Well, these shows are fantastic. And surprising. I came for the photography of Diane Arbus yet left inspired and fascinated by the mind of Kader Attia. It’s hard to see the connections between these two artists and these two displays – perhaps it is simply two for the price of one – but the works in these galleries makes for both an enjoyable and challenging experience.
Diane Arbus spent most of her career in and around New York City and her photographs are almost all taken in and around this iconic city. Whether it’s people on the street or female impersonators in clubs, mannequins or circus performers, children or shoppers, these are snapshots taken of people who lived and worked – or were simply visiting – places such as Coney Island, Times Square or even the Lower East Side.
The post-war world wasn’t exactly short of street photographers – and NYC wasn’t exactly short of artists recording the city and its inhabitants – but there’s an unusual intimacy to Diane’s works. Her shots seem to, momentarily, remove the sitter from their context and situation. The hustle and bustle of the vast city removed and, instead, we get close images that seem to catch the subjects in moments of brief contemplation and introspection. Like the subjects of Edward Hopper paintings removed from the artworks and close cropped.
Two-thirds of the images on display have not been seen in the UK before. It’s a rare treat to see some of these, most of which are drawn from private collection or the artist’s own haul that was donated to the New York Metropolitan Museum of Art in 2007 by Diane’s daughters.
Diane died in 1971, only one year after Kader Attia was born. And where Diane rarely left her local city’s limits in her work, Kader draws on a vast range of experiences and influences. Born in France but with family in Algeria, Kader grew up in a world well aware of colonial legacies and racism. He also spent a number of years working in the Democratic Republic of Congo, which only further and deepened his appreciation of African art and history – and his awareness of the extent to which it has been appropriated.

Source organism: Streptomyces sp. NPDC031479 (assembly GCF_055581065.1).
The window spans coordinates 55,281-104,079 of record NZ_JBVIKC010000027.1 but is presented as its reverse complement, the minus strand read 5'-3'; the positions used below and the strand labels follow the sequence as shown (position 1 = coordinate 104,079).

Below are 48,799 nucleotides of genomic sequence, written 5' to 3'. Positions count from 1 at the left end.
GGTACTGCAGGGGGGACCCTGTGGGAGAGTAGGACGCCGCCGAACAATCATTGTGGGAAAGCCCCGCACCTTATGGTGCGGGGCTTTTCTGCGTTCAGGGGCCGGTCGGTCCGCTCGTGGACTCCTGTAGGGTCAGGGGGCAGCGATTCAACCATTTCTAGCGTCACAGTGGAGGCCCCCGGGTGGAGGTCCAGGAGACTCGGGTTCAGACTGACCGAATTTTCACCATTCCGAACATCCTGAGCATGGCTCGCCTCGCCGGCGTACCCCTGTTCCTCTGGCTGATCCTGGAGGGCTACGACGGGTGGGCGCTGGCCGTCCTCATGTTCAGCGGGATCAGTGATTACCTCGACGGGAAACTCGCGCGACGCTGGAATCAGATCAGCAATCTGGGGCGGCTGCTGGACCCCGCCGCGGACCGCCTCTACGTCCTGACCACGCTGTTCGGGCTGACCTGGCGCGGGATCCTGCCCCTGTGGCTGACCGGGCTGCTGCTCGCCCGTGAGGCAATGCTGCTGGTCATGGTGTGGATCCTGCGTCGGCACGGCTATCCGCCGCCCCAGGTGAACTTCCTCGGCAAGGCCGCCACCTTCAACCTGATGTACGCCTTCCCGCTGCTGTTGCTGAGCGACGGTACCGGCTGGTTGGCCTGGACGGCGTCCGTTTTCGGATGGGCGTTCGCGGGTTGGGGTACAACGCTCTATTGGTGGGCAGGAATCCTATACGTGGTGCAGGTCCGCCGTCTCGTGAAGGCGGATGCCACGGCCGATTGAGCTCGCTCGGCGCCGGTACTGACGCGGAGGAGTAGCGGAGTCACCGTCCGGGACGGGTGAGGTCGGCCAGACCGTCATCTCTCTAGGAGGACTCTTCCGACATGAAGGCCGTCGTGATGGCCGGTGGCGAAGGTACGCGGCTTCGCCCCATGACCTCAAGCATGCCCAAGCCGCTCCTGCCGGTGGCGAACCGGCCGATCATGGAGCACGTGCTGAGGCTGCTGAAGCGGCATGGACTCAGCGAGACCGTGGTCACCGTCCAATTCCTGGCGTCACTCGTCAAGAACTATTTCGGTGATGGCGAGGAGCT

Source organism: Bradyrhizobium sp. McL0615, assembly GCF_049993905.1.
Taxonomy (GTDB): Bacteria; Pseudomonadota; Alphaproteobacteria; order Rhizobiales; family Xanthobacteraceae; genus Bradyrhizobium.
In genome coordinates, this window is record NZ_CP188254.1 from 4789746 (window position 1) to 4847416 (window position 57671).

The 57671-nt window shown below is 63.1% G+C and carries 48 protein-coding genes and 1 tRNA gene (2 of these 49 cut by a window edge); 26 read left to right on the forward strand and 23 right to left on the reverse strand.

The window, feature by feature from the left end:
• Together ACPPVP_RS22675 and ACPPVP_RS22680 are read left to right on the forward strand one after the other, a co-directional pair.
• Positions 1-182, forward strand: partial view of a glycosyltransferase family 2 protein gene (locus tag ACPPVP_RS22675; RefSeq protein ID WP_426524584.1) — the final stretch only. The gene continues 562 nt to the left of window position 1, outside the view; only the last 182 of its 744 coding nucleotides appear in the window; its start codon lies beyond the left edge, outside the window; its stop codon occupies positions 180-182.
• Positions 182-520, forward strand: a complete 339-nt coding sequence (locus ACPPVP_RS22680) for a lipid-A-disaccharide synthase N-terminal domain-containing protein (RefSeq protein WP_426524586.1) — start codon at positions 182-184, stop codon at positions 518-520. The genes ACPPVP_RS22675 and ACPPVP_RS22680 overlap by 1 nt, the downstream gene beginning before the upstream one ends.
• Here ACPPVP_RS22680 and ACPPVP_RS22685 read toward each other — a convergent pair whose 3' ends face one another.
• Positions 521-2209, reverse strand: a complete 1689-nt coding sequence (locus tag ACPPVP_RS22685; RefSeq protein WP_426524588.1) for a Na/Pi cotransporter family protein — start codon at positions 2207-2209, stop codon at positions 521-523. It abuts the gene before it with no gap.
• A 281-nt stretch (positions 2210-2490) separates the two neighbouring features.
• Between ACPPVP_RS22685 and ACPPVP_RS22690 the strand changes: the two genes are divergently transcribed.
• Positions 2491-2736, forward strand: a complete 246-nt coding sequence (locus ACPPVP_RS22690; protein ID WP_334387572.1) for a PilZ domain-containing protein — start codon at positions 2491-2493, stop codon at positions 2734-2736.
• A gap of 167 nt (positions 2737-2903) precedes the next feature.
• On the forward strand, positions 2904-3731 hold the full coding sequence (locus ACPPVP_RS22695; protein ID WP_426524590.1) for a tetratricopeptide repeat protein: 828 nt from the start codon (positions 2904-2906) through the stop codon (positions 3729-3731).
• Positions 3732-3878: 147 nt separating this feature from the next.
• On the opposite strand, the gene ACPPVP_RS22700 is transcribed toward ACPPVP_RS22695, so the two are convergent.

And all this analysis and consideration is wrapped up in artworks that explore the politics of Western museums, the overlooked African influence in modern art, and the extent to which state control and surveillance is embedded in the design and construction of social housing – housing allocation which of course includes the embedding of racism and other prejudices and discrimination.
But it’s not angry art that screams at you (even the artwork that places an African mask next to Munch’s scream) but rather clinical cutting work that stab right at the heart of colonial practices. And even what you think you know is undone. Kader’s mind is something else.
Take The Repair from Occident to Extra-Occidental Cultures, 2012, an installation that takes over an entire gallery that pulls apart the white man’s need to catalogue and frame African art and heritage within its own frame of understanding. Robbing the original works from their context and history and, instead, deciding and defining how they should be considered and categorised, erasing the trauma that was inflicted on communities when this art was taken from them.
It’s a fascinating work that resembles the vast storage rooms of western museums, piling artefacts with vintage photography, and comparing busts from Senegal, which show facial scarring as a form of choice, to images of war veterans with severe facial injurie. The piece challenges us in so many ways. It’s terrific.
There’s a few even earlier works on display – most notably Oil and Sugar, 2007, which is a cracking example of how Kader’s mind thinks and pulls apart the world around us. But it is his later works that left me stunned.
La Tour Robespierre, 2018, is a masterpiece and this is a hill I am prepared to die on. A video projection of a camera tour of the bainleues runs on loop – the bainleues the French post-war housing estates that are as much a sea of concrete as British ones. But under Kader’s eye, you realise the pattern. A horrible, foreboding pattern. Each home is actually a unit, nothing more. Identical to the one next to it – and to the one above it and below. Great towers of confined units. A social order imposed as a means of control of the population that lives within them. The footage is hypnotic and sobering.
Kader also sees no limit to the mediums that he can use to explore these ideas. A personal highlight was seeing him go from the big ideas to the personal and political with a collection of photographs on the personal lives and public protests of Parisian-based Algerian transgender sex workers. It’s a powerful collection of images and interviews that looks at the psychological violence states continue to inflict on the most vulnerable in our societies.
Kader’s mind just blows me away.
Hayward Gallery, London, to May 6, 2019.
1 Photographs by Diane Arbus
2 Installation photos of Kader Attia by me.